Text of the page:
Two seventeenth century Mughal Kings, Jahangir and Shah Jahan were particularly influential in introducing and supporting these innovations. The Miniature Painting of Jahangir’s reign are renowned for their depictions of birds and animals while the biographical Shah-Jahan-Nama are renowned for their colourful and decorative style.   Miniature Painting in its earliest or Classical form was usually commissioned directly for the King or his family, rather than for public display. These individual works would show scenes from courtly life, portraits of the royal family in their finest armour, ceremonial or most spectacular clothes, or illustrate particular examples of the King’s military victories or prowess in the hunt. With their small size (most works being small enough to hold in one hand) and wealth of lavish detail, they were ideally suite for one individual to appreciate at his leisure as well as making a decorative addition to a King’s personal wealth of riches.It was not until later years that Miniature artists bean to produce pieces for wider public display, known as Formal works often featuring scenes from the Qur’an or local folk stories and traditions.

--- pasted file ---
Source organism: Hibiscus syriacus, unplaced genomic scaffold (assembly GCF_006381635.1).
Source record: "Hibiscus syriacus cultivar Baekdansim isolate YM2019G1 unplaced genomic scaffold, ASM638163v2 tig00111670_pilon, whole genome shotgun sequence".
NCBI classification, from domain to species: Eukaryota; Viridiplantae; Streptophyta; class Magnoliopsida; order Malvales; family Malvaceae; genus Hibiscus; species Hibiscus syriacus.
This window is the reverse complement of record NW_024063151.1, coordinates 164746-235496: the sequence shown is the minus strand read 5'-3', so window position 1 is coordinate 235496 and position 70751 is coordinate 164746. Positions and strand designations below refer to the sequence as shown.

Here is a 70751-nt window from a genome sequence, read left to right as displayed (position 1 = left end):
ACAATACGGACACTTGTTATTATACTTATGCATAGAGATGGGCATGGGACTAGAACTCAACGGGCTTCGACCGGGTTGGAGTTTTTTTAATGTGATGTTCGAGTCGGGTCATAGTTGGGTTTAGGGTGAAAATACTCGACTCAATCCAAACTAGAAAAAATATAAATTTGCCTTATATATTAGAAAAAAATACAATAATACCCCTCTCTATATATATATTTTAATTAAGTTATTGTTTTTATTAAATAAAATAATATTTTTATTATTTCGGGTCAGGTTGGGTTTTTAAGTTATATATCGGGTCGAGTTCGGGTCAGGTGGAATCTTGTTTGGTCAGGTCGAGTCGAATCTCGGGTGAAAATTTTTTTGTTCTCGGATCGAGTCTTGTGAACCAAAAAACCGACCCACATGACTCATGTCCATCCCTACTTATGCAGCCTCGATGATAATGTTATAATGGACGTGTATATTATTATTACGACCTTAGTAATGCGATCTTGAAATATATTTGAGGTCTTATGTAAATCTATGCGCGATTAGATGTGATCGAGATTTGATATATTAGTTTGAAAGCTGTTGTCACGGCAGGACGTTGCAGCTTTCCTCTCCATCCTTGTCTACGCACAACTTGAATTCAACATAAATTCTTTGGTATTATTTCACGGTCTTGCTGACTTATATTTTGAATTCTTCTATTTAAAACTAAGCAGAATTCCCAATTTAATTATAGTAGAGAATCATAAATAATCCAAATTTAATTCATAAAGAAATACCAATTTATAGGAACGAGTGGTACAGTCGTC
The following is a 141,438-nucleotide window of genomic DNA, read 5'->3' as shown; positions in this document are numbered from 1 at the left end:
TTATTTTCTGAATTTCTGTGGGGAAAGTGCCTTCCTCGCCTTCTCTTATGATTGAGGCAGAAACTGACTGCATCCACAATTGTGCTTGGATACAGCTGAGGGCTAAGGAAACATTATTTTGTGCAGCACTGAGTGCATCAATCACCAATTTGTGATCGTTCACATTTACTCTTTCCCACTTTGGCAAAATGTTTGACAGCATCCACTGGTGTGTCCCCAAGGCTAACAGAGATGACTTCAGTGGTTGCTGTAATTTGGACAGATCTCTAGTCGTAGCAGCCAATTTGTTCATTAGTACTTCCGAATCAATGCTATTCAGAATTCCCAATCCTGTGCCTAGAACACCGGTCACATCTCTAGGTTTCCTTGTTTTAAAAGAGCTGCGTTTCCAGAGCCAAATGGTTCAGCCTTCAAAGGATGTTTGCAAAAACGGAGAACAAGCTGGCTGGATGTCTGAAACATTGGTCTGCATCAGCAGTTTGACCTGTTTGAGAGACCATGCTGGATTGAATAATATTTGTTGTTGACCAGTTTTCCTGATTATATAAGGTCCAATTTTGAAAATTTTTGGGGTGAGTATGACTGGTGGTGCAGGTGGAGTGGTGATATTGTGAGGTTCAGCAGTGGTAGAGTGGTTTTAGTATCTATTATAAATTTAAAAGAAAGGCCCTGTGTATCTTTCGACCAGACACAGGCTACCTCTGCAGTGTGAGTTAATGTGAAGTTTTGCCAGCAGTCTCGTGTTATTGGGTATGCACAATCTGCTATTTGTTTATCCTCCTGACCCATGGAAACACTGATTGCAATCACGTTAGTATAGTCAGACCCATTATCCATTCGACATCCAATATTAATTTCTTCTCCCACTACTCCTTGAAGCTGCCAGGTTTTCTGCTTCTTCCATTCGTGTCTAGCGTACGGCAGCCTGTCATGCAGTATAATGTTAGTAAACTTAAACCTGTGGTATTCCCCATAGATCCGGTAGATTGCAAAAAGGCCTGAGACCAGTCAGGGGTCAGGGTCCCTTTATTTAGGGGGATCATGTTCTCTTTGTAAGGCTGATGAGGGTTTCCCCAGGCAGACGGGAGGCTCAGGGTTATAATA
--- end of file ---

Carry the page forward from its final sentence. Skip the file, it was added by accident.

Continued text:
After making the decision to concentrate on Miniature Painting, Nargis redirected her studies. This meant rather another four years of intensive training, firstly in Lahore and then at the Fatima Jinnah University in Rawalpindi, where she took her MFA Master’s Degree in Fine Arts specialising in Miniature Paintings. She has gone on to exhibit widely and also win several prestigious awards in Pakistan, including National prizes in 2002 for the Best Miniature Painting (awarded by the Ministry of Culture) and the Best Calligraphy (from the National Council of Art). Before moving to England this year to be with her husband Imran she lectured in Islamic Art at Fatima Jinnah after wining their Outstanding Student award, as well as heading the Miniature Painting department of the Rawalpindi Arts council and continuing her research and development of Arabic Calligraphy and early Islamic pottery.Nargis’ exacting training is an example of the painstaking lengths that Miniature Painting artists go to in order to ensure that traditional methods and levels of quality are maintained.